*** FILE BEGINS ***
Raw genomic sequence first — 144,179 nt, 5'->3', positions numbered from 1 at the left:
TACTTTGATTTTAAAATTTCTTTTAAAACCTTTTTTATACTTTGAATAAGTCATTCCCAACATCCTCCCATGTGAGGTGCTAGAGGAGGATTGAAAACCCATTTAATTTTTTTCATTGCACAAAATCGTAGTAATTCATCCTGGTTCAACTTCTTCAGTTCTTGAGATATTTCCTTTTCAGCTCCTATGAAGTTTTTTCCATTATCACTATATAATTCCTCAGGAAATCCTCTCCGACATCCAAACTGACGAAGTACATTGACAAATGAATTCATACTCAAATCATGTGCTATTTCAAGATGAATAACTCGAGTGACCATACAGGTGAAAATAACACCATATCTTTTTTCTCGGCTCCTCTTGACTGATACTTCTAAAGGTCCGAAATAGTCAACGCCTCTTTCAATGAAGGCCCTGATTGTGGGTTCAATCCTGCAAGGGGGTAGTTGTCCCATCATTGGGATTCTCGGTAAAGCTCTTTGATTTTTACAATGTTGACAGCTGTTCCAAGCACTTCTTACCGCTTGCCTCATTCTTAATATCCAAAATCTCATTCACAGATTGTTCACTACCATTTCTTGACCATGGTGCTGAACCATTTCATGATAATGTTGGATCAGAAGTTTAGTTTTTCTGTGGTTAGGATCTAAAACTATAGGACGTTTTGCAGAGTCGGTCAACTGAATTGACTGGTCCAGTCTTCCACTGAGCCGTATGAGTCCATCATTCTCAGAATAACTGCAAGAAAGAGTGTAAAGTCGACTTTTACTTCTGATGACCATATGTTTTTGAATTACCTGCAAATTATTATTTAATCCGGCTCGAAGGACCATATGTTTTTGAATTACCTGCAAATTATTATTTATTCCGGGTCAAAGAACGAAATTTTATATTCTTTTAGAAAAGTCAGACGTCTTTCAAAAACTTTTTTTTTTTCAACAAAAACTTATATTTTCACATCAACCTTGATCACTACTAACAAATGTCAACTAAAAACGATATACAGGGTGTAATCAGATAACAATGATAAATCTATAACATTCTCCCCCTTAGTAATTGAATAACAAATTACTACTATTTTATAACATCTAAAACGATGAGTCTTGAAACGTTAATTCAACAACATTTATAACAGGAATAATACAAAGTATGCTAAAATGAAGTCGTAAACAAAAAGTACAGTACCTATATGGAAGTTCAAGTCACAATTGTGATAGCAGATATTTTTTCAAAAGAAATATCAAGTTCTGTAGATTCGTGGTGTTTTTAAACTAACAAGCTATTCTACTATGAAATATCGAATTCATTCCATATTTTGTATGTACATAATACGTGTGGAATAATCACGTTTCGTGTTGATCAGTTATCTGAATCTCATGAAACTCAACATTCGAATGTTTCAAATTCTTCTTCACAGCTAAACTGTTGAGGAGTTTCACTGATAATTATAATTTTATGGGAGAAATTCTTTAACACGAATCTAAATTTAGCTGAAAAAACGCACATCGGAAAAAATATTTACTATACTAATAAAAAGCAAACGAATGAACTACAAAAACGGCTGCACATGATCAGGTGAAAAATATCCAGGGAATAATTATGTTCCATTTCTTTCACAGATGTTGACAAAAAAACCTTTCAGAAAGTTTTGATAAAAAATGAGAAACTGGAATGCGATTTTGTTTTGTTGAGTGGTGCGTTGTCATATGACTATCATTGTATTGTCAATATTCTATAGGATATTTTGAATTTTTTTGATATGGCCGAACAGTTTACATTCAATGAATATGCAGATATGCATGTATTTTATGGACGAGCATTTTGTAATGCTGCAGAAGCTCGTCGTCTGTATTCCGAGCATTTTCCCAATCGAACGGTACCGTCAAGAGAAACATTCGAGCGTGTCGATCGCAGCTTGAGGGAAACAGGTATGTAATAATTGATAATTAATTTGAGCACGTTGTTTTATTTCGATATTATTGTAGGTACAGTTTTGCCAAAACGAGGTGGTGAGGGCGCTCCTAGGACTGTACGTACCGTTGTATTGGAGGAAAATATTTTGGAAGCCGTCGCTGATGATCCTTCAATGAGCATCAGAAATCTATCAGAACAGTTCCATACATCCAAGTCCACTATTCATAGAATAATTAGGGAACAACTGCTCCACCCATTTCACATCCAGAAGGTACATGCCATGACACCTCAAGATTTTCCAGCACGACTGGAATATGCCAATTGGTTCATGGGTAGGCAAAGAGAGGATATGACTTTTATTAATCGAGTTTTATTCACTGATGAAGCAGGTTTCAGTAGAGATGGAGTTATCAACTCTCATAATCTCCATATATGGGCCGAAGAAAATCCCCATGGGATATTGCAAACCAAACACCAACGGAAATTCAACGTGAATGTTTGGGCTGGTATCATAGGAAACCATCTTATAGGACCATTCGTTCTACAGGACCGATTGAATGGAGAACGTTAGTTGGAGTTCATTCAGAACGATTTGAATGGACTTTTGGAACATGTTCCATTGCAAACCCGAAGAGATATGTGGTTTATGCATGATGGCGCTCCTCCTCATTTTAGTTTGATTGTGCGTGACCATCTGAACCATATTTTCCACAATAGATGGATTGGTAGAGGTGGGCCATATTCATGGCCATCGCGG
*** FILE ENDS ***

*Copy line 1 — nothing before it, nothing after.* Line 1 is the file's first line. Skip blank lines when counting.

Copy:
Raw genomic sequence first — 144,179 nt, 5'->3', positions numbered from 1 at the left: